I Won’t Dance, Don’t Ask Me


Music.

Churches are dividing over it. More and more Evangelical churches and even Mainline churches are replacing the organ, choir, and hymnal with rock band, praise singers, and a projector with big screen.  Some churches combine the two styles, some offer different worship services to accommodate the preferences of the people. Those that use the contemporary style are more likely to have a younger, larger congregation. Research shows that 64% of churches that switch to a contemporary service show a growth of 2% or more. It is certainly an attractive idea for a church that is struggling.

I am only 31, but I have a fondness for the organ, choir, and hymns. If my church suddenly switched, as a few want it to, I would have a difficult time sitting in the pew watching someone jump up and down and wave their arms, while loudly singing repeatedly, “J.C. is in the house!” On the other hand, I understand the many younger people who are depressed by the idea of singing dirges written in the 1700’s to express their joy. When it comes to secular music, I like Perry Como and Jack Jones, so for me, “boring” music is the norm.  To me the traditional music is soothing, it takes me to a higher realm. Those that love contemporary music say the same about their style. I don’t understand it. I just get a headache.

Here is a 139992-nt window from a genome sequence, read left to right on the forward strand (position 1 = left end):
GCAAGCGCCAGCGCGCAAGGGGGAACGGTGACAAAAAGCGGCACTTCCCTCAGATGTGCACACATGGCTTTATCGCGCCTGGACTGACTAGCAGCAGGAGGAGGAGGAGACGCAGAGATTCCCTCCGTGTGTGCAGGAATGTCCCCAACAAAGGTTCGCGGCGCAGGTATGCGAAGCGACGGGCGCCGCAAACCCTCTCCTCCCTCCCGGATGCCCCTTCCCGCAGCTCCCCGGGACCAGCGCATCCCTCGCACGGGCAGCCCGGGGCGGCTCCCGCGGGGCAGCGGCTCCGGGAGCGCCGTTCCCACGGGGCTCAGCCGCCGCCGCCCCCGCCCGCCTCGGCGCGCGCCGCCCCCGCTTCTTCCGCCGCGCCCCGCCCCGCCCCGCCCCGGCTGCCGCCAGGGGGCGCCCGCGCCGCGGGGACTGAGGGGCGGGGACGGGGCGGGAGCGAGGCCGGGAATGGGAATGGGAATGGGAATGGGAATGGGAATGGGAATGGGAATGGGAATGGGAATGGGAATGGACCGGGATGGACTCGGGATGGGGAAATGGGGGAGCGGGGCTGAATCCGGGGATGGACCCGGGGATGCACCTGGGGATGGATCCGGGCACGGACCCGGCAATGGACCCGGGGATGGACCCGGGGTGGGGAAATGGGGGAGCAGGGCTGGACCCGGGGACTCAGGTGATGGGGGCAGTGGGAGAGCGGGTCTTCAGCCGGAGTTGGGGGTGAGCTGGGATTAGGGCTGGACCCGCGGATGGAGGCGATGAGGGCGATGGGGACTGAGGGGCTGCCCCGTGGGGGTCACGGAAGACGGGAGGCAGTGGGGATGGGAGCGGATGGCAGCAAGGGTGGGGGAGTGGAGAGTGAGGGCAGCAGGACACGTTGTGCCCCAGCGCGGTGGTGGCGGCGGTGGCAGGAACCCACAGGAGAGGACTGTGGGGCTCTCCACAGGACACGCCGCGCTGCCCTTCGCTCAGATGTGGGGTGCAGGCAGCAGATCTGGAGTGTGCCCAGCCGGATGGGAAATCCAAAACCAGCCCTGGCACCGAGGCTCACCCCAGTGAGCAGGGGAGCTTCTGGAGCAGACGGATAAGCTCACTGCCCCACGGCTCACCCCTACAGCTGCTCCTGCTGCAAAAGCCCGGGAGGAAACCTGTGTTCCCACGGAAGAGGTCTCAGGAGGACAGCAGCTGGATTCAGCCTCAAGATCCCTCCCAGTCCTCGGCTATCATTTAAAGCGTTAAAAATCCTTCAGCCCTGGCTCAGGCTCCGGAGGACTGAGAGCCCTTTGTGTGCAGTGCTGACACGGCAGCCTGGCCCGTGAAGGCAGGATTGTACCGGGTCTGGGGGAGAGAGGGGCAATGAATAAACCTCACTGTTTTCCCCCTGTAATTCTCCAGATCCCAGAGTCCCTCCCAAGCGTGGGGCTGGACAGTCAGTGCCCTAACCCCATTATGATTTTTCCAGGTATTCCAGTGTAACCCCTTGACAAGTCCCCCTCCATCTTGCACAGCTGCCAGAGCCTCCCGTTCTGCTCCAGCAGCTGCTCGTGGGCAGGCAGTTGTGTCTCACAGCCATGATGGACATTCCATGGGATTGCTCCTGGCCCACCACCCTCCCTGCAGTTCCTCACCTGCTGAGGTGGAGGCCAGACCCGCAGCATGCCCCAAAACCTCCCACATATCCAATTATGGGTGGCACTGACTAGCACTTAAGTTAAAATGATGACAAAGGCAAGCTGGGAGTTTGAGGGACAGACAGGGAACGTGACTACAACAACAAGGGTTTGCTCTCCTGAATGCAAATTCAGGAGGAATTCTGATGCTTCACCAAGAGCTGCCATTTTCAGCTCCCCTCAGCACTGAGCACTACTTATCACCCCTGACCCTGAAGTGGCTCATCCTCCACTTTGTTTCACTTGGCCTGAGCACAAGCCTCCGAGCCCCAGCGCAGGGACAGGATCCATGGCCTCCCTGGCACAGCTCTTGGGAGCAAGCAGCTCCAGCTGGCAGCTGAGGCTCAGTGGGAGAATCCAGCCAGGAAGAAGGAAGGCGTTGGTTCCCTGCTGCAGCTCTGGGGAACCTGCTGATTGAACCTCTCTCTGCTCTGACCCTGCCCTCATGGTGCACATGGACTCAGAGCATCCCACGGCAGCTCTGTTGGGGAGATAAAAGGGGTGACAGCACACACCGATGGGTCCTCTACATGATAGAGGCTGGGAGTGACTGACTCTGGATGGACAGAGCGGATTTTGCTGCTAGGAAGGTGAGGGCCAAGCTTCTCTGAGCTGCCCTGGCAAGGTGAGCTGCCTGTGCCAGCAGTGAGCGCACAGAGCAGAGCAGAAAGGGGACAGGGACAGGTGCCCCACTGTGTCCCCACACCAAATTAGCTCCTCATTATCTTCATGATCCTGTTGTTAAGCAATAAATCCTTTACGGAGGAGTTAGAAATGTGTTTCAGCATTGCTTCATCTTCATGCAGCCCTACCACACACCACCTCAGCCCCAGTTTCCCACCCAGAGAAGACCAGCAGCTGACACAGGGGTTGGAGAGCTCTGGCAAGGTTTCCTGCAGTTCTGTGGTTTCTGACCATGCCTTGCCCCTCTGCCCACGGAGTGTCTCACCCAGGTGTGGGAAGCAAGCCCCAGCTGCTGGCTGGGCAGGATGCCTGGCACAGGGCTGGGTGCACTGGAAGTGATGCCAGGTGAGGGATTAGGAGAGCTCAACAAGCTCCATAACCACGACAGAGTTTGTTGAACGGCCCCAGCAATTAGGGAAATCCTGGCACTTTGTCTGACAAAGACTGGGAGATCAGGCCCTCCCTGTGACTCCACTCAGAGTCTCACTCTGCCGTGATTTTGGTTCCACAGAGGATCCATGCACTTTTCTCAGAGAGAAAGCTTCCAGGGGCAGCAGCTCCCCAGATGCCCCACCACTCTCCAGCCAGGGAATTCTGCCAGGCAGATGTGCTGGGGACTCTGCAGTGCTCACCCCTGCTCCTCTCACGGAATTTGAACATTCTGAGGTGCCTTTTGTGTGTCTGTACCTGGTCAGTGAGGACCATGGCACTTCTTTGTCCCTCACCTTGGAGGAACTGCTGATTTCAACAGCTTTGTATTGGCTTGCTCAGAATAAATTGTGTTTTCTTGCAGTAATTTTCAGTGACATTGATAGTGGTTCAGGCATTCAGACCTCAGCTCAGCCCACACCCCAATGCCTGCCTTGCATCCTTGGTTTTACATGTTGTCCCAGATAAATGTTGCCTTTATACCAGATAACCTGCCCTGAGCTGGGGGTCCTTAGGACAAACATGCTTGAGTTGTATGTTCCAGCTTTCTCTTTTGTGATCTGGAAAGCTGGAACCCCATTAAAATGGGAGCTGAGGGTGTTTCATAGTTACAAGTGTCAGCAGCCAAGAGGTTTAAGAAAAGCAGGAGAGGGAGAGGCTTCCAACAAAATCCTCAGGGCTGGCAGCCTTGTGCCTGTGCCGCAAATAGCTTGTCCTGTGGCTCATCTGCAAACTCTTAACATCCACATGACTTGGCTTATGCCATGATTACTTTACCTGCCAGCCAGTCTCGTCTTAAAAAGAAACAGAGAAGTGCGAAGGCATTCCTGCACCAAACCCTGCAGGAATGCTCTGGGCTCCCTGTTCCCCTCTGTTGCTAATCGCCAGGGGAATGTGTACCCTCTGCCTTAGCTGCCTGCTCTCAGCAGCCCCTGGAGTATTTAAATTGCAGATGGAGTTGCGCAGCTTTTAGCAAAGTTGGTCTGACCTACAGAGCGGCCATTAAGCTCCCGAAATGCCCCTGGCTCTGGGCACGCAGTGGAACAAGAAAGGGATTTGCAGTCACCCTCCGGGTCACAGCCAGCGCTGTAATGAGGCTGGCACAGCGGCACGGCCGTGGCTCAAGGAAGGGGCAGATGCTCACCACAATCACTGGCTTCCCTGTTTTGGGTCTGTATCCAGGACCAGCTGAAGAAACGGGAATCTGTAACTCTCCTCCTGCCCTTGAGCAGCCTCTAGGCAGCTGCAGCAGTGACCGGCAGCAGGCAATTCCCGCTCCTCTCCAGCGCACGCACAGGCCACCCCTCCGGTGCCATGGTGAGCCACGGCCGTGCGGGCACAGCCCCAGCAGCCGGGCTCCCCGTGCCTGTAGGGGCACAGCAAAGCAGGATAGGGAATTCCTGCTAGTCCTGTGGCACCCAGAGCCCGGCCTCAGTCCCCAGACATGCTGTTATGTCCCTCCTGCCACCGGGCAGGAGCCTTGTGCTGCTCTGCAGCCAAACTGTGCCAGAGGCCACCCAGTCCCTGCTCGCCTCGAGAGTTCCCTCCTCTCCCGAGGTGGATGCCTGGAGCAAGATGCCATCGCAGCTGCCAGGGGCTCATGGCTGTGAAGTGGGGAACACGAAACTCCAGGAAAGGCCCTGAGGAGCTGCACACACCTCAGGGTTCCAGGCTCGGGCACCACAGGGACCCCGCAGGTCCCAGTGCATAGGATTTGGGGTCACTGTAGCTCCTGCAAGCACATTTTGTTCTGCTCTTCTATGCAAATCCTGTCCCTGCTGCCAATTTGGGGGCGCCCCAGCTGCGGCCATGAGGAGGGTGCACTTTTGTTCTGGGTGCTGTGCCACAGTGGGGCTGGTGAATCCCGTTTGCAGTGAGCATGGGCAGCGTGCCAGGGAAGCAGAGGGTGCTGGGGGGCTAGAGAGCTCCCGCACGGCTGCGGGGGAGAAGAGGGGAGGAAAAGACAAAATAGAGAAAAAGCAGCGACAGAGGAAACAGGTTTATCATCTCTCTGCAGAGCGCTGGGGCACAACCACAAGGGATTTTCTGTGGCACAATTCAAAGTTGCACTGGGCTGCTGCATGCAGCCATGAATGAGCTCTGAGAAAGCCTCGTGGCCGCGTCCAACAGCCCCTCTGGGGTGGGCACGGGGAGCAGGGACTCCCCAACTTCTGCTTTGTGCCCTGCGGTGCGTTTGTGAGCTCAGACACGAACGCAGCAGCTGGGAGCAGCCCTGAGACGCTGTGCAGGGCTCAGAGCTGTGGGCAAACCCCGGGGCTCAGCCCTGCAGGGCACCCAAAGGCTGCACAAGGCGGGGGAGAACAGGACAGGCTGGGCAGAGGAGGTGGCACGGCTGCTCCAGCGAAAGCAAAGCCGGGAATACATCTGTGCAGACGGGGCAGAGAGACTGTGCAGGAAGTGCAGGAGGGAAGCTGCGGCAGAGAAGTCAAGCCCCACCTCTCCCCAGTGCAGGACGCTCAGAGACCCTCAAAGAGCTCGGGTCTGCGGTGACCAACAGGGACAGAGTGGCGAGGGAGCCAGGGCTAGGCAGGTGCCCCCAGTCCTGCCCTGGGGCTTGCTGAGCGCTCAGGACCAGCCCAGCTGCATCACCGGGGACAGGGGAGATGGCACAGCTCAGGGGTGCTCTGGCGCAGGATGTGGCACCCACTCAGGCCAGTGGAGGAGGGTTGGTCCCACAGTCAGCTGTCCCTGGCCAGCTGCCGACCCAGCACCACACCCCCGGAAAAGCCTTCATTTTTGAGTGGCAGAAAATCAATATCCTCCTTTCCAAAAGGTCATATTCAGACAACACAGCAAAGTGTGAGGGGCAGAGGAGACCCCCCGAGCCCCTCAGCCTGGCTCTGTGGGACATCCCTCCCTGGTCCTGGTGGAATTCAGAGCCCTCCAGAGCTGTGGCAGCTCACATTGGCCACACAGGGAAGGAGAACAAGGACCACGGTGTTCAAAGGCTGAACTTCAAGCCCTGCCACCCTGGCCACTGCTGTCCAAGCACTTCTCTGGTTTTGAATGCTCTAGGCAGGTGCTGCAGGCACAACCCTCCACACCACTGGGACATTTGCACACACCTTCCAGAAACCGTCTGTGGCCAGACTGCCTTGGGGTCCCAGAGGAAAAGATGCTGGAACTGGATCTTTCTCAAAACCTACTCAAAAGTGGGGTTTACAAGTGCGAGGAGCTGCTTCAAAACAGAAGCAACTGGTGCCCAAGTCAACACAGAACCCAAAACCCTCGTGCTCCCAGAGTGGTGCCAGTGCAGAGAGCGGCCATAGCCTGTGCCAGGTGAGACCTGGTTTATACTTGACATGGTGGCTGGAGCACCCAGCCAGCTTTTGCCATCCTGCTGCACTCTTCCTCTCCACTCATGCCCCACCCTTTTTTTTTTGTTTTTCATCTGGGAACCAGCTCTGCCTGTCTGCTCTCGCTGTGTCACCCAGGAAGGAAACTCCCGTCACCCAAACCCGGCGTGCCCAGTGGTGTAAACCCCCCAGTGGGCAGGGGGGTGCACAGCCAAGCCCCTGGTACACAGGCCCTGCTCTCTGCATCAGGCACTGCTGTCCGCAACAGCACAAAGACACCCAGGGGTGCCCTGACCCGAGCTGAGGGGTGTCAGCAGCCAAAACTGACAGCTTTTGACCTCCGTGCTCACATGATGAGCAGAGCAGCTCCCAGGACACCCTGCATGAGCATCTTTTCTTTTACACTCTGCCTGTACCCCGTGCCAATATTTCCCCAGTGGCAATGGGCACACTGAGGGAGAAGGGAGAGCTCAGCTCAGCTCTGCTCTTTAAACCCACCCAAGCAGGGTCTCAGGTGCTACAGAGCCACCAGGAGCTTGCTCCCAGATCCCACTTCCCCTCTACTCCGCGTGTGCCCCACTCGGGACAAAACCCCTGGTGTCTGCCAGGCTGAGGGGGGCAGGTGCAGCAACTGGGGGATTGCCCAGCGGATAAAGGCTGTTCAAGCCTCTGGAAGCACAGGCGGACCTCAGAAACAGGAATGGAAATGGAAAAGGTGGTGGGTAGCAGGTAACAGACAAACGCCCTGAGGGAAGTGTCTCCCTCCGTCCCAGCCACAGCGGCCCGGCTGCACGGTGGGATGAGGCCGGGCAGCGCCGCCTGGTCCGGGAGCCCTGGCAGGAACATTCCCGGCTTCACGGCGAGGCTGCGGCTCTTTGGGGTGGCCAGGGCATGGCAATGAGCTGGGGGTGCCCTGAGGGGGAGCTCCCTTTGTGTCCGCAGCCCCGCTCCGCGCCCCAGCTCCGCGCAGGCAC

In the book,  Sundays in America by Suzanne Strempka Shea, the author tours a variety of  churches all over the nation. Big, small, fundamentalist and liberal, liturgical and contemporary. Coming from a Roman Catholic background, the author’s preference was closer to my own ideal of what a worship service should be.

And at times she observed the rock concert atmosphere with disdain, but in some she felt peaceful and in touch with God. The difference, from the way I read it, is the intent of the music. Is it really the way these congregants express their worship to the Lord, or is it a marketing ploy to bring in the under 40 crowd who have little children and don’t want to be bored in church?